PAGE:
On Tuesday, I wrote to you about new study showing that SARS-CoV-2, the coronavirus that causes COVID-19, infects the throat, not just the lungs, and the infection may actually start in the throat before it starts in the lungs. And since the evidence for infecting the throat came from either oropharyngeal swabs (swabs of the mouth and throat) or from nasopharyngeal swabs (swabs of the nose and throat), it may well start in the nose or mouth as well as the throat. When I wrote to you, the paper was a preprint that had yet to be peer reviewed. Yesterday, just one day after I wrote to you, that paper was published in Nature.
Can we leverage this information toward preventing COVID-19?
Although there are no randomized controlled trials of any nutritional supplements in the prevention of COVID-19, I find it worthwhile to speculate. And when something is perfectly safe, and I think it might work, I'm going to take action on it. There's no way I can protect myself from being exposed to the virus 100%, so I will augment hygiene and social distancing with whatever seems to have the best chance of prevention.
Zinc inhibits two of the proteins involved in the replication of SARS-CoV (the 3CL protease and the papain-like protease 2), the coronavirus that causes SARS, and proteins between SARS-CoV and SARS-CoV-2 are on average 87% identical, so it's likely that zinc also inhibits these enzymes in SARS-CoV-2. In fact, these two proteins are known as “cysteine proteases” and their activity depends on the sulfur found in the amino acid cysteine. Zinc inhibits these proteins in SARS-CoV by binding to those sulfurs. Since those sulfurs are essential to the function of cysteine proteases across the board, then it's almost certain that zinc inhibits them in SARS-CoV-2 in exactly the same way.
There's no evidence that zinc is directly toxic to SARS-CoV or SARS-CoV-2. In fact, it probably is not, given that coronavirus 229E survives fine on zinc surfaces. So, zinc probably has little to no ability to kill the virus outside of cells, but enriching our own cells with zinc may well put a stop to the virus being able to replicate within them.
The best way to get zinc into the nose, mouth, and throat tissue is to use zinc acetate lozenges. They have been mainly studied in the context of the common cold (see here, here, and here), where they prevent rhinoviruses from docking to their cellular receptor, ICAM-1. Zinc acetate and zinc gluconate are both effective, but zinc acetate ionizes twice as effectively as zinc gluconate inside the mouth, and the ionization of the zinc allows it to migrate throughout the tissues of the mouth, nose, and throat.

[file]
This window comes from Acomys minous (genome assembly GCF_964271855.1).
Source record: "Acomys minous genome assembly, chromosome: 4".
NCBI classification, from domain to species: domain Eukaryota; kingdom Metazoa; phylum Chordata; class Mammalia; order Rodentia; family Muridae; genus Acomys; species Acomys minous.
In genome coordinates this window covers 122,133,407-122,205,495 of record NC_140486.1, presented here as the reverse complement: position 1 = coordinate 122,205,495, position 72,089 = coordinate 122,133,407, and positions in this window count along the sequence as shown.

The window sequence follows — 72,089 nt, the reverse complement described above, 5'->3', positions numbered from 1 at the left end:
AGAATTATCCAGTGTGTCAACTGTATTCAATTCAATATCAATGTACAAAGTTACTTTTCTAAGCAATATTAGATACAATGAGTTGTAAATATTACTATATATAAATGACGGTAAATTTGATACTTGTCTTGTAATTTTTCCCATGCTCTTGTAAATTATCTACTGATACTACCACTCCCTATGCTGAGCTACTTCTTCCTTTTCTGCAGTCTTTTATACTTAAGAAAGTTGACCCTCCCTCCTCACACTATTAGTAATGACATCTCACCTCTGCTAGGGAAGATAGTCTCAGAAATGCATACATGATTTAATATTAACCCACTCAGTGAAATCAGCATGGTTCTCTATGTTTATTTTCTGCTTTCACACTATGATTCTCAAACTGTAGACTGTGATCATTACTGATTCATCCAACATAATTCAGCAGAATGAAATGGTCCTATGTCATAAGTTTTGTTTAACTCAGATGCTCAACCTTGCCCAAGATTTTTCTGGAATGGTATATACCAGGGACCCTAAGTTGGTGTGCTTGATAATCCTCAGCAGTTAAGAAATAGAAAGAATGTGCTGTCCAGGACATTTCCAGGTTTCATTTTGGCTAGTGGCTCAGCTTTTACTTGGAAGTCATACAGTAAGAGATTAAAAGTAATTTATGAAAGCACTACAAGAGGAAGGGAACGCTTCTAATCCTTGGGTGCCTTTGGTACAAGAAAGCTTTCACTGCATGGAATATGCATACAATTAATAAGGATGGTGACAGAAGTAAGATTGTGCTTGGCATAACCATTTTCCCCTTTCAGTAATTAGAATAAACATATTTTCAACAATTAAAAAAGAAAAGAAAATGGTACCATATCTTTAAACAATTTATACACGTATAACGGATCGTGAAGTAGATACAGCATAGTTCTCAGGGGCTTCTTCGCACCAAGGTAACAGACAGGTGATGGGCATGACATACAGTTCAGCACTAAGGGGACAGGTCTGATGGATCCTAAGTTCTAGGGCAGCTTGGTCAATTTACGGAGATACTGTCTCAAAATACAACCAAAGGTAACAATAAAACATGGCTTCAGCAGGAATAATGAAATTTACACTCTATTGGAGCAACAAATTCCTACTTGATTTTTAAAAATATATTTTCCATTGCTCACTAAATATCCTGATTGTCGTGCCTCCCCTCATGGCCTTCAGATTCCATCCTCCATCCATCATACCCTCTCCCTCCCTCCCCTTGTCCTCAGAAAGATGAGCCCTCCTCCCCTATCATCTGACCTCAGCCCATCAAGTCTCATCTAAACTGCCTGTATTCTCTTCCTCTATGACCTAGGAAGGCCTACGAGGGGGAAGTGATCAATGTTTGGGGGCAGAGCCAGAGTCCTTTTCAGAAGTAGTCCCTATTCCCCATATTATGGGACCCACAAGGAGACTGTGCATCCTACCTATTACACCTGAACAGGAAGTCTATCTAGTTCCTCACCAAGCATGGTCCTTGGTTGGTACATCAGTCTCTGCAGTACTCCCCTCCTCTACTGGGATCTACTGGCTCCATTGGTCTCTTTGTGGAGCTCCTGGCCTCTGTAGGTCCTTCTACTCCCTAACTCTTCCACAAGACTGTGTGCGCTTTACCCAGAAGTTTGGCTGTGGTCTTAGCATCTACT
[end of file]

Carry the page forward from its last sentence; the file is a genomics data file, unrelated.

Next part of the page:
Borrowing from the research on the common cold, I think the best way to enrich the tissues of the mouth, nose, and throat with zinc is to use zinc acetate lozenges at a low dose preventatively, at a more intensive dose when encountering a potential exposure to SARS-CoV-2, and at a dose used in common cold trials at the first sign of illness.
The only zinc lozenges on the market that fulfill all of the criteria to be effective against the common cold are Life Extension Enhanced Zinc Lozenges. They can be ordered now, though they say they are backordered until tomorrow (the site has said this for a month, so hopefully tomorrow they will be ready to ship).
For copper we have a different story. Copper has only been shown to inhibit SARS-CoV papain-like protease 2, but it requires almost ten times the concentration of zinc. Copper is probably a very poor inhibitor of viral replication. And yet, copper is extremely toxic to SARS-CoV and coronavirus 229E. This is shown by their inability to survive for longer than five to thirty minutes on copper surfaces, while they survive on most other surfaces for five to nine days. The copper causes oxidative stress, which these viruses have very poor defenses against. In fact, one of the hypotheses for why bats seem to tolerate thousands of coronaviruses without getting sick is that they have very rapid metabolisms and generate high levels of reactive oxygen species. Humans actually use copper to defend themselves from oxidative stress and can tolerate far more oxidative stress than microbes in general (this is why, for example, hydrogen peroxide has so much antimicrobial power, yet pouring some on a wound doesn't completely destroy our tissues).
Since copper surfaces are highly toxic to coronaviruses that have no host cells to actively replicate within, while copper probably isn't a strong inhibitor of viral replication, the main goal with copper for the mouth, nose, and throat should be to safely deliver high concentrations of copper directly to the surface of these tissues during times where we would expect the virus to have recently invaded.